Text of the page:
There's a fellow who sails with my club and his CP is pretty severe but he wants to do everything everyone else does, as well as he can. People kept praising him for anything. I wouldn't do it. Until he learned how to tie his boat up properly to the cleat I kept letting him know he was doing it wrong. Get it right just like everyone else. Everyone, disabled or not, just wants to be treated like a person. Sorry for the rant but this is a personal hot-button for me.

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                • #9
                  I have a class photo like that ... I'll post it when I get home from work.
                  Roses are red. Tacos are enjoyable. Don't blame immigrants, because you're unemployable.

                  T-11 Flaccid Paraplegic due to TM July 1985 @ age 12

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                  • #10
                    The teacher should have known better. I'm sure her principal will have a word with her about this incidence. The child should have been parked where the teacher is standing. The photographer and teacher should have figured this out before the pic was taken. When I attended my 25th high school class reunion, the photographer put me in the middle and everyone either stood or knelt down for the picture.
                    A dolla makes me holla, honey boo boo! - borrowed from Honey boo boo child

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                    • #11
                      I know it was not intentional, but it sure was insensitive. Breaks my heart to see how he leans over towards his classmates.

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                      • #12
                        Originally posted by anban View Post
                        I know it was not intentional, but it sure was insensitive. Breaks my heart to see how he leans over towards his classmates.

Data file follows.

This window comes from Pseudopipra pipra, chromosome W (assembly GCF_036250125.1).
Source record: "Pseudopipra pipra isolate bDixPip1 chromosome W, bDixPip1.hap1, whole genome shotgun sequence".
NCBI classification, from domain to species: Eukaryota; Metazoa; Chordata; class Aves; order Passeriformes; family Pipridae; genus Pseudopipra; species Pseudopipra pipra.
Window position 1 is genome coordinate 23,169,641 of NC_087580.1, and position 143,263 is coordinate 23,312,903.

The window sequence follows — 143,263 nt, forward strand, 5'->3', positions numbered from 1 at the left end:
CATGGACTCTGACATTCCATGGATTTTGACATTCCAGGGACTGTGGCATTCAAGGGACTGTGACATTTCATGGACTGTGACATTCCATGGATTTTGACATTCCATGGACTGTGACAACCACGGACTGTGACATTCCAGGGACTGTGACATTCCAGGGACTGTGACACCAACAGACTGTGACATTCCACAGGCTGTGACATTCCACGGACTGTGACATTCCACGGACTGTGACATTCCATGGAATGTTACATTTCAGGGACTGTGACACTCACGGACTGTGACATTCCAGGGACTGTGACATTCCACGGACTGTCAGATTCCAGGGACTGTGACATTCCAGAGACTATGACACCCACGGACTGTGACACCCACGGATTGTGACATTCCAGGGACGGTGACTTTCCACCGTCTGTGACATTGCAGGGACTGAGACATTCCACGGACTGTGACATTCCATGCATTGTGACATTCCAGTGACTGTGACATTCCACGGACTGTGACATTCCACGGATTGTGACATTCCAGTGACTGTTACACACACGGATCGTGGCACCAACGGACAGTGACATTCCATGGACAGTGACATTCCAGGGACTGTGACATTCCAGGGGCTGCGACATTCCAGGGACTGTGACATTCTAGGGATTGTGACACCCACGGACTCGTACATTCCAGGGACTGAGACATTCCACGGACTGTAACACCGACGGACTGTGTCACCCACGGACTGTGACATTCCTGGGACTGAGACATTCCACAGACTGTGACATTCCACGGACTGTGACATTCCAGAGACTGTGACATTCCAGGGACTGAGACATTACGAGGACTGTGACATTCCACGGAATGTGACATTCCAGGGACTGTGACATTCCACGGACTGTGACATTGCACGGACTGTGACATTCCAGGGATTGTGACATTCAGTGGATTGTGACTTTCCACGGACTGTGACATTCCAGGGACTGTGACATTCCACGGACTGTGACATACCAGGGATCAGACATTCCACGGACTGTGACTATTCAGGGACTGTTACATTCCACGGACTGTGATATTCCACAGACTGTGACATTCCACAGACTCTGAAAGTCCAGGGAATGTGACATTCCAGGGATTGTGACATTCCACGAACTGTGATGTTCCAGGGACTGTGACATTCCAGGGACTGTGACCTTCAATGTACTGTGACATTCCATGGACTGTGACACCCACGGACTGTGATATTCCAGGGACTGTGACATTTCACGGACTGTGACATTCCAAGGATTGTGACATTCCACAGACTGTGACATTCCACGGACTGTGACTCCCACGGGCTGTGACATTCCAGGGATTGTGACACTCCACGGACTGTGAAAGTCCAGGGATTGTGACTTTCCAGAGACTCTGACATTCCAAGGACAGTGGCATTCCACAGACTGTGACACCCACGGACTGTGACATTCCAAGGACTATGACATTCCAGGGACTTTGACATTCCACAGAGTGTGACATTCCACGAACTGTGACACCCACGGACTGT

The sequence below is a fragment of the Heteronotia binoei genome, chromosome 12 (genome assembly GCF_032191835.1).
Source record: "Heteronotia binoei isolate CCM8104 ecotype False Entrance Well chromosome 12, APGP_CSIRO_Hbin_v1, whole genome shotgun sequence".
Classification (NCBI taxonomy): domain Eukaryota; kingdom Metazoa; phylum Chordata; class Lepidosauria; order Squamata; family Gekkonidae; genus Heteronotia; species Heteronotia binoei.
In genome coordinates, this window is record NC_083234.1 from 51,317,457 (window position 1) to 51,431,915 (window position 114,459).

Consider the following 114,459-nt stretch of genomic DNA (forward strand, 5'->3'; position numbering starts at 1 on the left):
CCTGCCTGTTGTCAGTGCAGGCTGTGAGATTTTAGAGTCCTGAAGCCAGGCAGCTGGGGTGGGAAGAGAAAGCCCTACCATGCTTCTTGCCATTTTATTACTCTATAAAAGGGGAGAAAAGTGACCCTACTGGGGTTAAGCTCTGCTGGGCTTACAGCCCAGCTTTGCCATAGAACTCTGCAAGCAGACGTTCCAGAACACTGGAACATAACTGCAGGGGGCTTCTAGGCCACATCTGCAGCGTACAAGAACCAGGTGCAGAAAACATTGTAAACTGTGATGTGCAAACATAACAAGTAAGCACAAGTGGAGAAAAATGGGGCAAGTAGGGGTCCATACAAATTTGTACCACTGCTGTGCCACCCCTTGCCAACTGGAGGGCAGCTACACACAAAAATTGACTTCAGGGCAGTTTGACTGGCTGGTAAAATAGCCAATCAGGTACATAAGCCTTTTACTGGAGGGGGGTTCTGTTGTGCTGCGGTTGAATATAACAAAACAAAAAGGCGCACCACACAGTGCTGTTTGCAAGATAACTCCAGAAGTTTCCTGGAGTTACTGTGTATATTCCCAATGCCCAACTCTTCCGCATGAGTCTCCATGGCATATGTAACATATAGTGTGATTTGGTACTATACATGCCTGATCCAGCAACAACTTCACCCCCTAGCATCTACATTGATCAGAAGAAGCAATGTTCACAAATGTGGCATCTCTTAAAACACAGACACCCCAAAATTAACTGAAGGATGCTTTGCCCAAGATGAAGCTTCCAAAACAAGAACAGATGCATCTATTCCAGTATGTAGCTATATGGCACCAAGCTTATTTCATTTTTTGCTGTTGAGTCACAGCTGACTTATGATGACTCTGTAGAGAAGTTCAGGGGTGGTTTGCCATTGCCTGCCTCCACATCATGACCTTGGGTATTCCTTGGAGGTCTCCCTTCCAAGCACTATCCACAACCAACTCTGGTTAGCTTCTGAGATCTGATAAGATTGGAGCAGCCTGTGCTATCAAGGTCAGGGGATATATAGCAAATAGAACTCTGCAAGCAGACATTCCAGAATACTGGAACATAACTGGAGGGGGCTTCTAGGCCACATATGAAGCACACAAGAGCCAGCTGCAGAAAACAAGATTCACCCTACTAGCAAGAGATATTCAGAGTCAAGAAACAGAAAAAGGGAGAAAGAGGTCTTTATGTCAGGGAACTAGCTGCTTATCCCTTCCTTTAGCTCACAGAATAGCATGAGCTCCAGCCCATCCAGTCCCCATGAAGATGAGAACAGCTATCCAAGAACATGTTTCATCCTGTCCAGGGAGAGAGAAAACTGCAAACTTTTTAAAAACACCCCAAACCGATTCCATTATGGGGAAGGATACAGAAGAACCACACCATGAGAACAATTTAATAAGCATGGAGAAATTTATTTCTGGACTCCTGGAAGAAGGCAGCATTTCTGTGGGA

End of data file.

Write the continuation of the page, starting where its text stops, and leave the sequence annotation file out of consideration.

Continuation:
I noticed that too and I felt the same way.

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                        • #13
                          Aside from how thoughtless this was, this is just BAD photography.

                          Regardless how ignorant, insensitive or inexperienced a photographer is in shooting anyone in a wheelchair, the shot was terribly composed.

                          Even if the photographer 'didn't know any better' about shooting kids with disabilities, he should simply know better about composing a good shot.

                          You don't accommodate a child in a wheelchair at the expense of getting a good class photo; you accommodate the child in a wheelchair in a way that frames the class as a whole, wheelchair or not.

                          Leaving the chair way off to the side was at the expense of a good class photo.

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                          • #14
                            I can see both sides of the argument. He's as close as he can get to the bleachers, so they did at least do that. The other students could have moved over though or the teacher stood in the gap to make a better "bridge" between them. The idea of having kids stand around him would have most likely made it so that other students could not have been seen. That would still be a problem, but with other students.

                            When I was in high school, the students sat in bleachers a couple times a week for different activities. In order not to block others, I could only sit by my class for Freshman and Senior years. It's something wheelchair users do to accommodate others.

                            I'm glad this was retaken, but too bad it was after complaints.
                            C2/3 quad since February 20, 1985.

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                            • #15
                              Here is the story with updated photo

                              http://www.calgaryherald.com/news/ca...567/story.html
                              Blog of Me

                              http://brianemartin.blogspot.com/